Overheard at the fair:

(9 yo son, talking to three, teen-aged girls at the cat show): "We have a cat. My mom didn't want a cat, but when she found a mouse on the bed -- we got a cat. He's a good mouser. Just this weekend he caught a live chipmunk and brought it into the house. Yeah, the chipmunk is still in our house -- somewhere -- or maybe he found a way out. My dad called him "fatass" because he pushed our screen out to get outside to catch the chipmunk. (While Son is soaking in the attention of these girls, who are giggling quite profusely by this time, I'm telling him that storytime is over.) (Please understand that DH was quite annoyed by the whole "wildlife in the house" situation.)

Speaking of the 9 yo --
On the way home from the cat show, he asked if it is easier to shake a good habit or a bad habit. I said that it is easier to shake a bad habit if you have a good habit to replace it.

Of couse, he asks for an example. Hmm. Well, his great-grandfather wanted to quit smoking, so he carried candies in his shirt pocket all the time, presumably to suck on a candy when he wanted to reach for a smoke. This prompted a major tangent on all the kinds of candies that G'pa had and didn't have in his pocket. I was sure to include that said grandfather also lost all his teeth. I remember when he had them pulled -- when he got out from the dentist's office, he opened his car door and spit out a bunch of blood. Don't eat candy all day! But it's better than smoking.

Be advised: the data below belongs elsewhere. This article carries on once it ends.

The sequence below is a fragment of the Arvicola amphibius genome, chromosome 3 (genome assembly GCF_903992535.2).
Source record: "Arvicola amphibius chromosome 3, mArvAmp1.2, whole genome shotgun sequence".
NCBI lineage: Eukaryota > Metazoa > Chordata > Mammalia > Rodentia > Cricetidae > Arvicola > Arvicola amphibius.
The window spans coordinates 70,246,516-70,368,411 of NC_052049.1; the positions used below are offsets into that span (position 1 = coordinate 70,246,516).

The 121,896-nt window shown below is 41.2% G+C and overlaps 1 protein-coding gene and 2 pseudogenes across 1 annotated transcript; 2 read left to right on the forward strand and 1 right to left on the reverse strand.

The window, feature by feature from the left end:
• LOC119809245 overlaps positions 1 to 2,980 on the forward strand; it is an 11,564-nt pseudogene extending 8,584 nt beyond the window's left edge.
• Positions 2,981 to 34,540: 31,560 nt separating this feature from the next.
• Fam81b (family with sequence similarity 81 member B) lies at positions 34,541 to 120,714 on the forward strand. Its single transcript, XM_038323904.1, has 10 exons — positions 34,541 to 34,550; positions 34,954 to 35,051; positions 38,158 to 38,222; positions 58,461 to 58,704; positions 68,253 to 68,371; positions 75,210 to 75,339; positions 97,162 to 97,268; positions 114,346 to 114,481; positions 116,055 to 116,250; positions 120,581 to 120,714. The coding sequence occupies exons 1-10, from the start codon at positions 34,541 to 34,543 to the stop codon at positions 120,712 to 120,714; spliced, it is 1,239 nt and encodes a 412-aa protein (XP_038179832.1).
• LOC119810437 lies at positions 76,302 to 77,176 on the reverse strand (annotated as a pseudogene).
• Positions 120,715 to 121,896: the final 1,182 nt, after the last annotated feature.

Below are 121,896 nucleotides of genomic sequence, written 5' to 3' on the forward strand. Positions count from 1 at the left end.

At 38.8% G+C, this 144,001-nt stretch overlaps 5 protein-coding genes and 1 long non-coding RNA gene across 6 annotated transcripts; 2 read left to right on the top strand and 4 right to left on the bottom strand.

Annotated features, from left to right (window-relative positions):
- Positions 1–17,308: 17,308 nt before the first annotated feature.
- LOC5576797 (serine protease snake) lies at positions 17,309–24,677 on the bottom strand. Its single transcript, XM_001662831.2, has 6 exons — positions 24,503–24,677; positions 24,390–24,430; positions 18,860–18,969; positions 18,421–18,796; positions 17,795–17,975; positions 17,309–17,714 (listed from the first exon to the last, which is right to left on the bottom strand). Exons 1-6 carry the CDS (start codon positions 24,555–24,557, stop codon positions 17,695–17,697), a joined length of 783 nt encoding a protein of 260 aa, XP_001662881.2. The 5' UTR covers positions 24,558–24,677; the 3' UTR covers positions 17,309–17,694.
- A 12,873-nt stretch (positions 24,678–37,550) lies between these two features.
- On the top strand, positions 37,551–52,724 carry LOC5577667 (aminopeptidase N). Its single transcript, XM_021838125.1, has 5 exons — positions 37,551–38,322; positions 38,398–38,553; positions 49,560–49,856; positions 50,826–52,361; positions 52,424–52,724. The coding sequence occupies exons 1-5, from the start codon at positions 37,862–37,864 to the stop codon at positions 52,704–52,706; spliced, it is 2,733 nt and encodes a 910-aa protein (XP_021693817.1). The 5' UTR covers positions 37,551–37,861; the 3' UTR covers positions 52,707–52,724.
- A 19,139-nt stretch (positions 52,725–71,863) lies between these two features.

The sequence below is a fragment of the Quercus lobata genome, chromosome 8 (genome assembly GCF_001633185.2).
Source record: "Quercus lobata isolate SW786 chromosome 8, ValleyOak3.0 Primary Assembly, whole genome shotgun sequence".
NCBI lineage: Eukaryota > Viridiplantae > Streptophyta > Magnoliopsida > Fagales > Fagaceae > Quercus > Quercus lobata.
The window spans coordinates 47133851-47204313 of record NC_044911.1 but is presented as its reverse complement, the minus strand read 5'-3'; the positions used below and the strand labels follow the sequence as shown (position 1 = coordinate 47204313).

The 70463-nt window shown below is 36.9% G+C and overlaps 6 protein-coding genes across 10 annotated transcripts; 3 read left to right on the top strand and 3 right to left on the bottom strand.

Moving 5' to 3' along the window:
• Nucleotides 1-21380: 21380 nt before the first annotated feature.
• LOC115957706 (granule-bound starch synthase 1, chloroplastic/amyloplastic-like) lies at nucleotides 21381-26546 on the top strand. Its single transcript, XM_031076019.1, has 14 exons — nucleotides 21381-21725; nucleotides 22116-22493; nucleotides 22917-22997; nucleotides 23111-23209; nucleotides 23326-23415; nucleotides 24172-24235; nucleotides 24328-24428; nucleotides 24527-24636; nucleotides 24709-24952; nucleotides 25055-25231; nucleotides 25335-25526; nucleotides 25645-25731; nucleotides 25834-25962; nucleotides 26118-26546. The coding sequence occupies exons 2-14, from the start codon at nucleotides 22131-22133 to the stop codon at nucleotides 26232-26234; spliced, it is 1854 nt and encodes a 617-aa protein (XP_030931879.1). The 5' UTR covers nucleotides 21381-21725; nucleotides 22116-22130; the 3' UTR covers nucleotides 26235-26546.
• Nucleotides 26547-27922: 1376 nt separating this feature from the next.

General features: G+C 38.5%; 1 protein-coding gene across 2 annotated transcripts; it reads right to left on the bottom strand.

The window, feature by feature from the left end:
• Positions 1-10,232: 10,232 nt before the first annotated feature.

Son brought the conversation back around by asking why G'pa wanted to quit smoking to begin with. Thinking of my mother and her foot-in-mouth disease, I quoted her as best as I could by saying that the doctor gave him a choice: quit smoking or die and leave the family business to his sons. Well, he couldn't very well leave the family business to his idiot sons because they would run it into the ground.

Next question, after some thought: "Is G'pa (my father, Son's grandfather) still an idiot?"

How do you answer a question like that??? I told Son that his grandpa learned a lot between the time that my grandpa stopped smoking and the time my grandpa died.

So there you go. Life lessons: Don't smoke. Don't eat candy all day. Open the windows from the top instead of the bottom when you own a cat. Beware of quoting people with known foot-in-mouth disease. Flirting with older women at the fair, while a time-honored tradition, is best done when Mom is not sitting right beside you.

Class over!

1 comment:

il postino said...

just a quick note to tell you that we were crack-ing-up reading this. especially the part about dh's reaction to the chipmunk. don't forget to point out that, despite his lack of teeth, grandpa rose to every chewing challenge out there, including but not limited to home-grown steak
(who, by the way, almost chose the name MericiDad)